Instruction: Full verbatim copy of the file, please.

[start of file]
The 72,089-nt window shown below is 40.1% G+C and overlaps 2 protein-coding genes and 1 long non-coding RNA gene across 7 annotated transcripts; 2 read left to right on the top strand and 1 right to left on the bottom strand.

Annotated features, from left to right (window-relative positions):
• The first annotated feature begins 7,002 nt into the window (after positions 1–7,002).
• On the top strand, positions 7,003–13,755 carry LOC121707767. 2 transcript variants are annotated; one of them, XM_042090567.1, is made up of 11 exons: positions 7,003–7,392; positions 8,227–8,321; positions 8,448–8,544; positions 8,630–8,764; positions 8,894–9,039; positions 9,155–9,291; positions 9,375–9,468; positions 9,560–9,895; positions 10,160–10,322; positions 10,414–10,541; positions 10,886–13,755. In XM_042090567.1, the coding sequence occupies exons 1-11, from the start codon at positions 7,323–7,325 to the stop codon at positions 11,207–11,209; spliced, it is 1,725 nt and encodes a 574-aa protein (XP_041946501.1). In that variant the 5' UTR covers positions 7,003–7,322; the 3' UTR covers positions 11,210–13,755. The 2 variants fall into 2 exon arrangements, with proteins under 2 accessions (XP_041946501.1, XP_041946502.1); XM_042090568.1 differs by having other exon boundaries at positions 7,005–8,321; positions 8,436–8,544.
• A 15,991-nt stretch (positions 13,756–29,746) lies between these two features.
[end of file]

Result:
The 72,089-nt window shown below is 40.1% G+C and overlaps 2 protein-coding genes and 1 long non-coding RNA gene across 7 annotated transcripts; 2 read left to right on the top strand and 1 right to left on the bottom strand.

Annotated features, from left to right (window-relative positions):
• The first annotated feature begins 7,002 nt into the window (after positions 1–7,002).
• On the top strand, positions 7,003–13,755 carry LOC121707767. 2 transcript variants are annotated; one of them, XM_042090567.1, is made up of 11 exons: positions 7,003–7,392; positions 8,227–8,321; positions 8,448–8,544; positions 8,630–8,764; positions 8,894–9,039; positions 9,155–9,291; positions 9,375–9,468; positions 9,560–9,895; positions 10,160–10,322; positions 10,414–10,541; positions 10,886–13,755. In XM_042090567.1, the coding sequence occupies exons 1-11, from the start codon at positions 7,323–7,325 to the stop codon at positions 11,207–11,209; spliced, it is 1,725 nt and encodes a 574-aa protein (XP_041946501.1). In that variant the 5' UTR covers positions 7,003–7,322; the 3' UTR covers positions 11,210–13,755. The 2 variants fall into 2 exon arrangements, with proteins under 2 accessions (XP_041946501.1, XP_041946502.1); XM_042090568.1 differs by having other exon boundaries at positions 7,005–8,321; positions 8,436–8,544.
• A 15,991-nt stretch (positions 13,756–29,746) lies between these two features.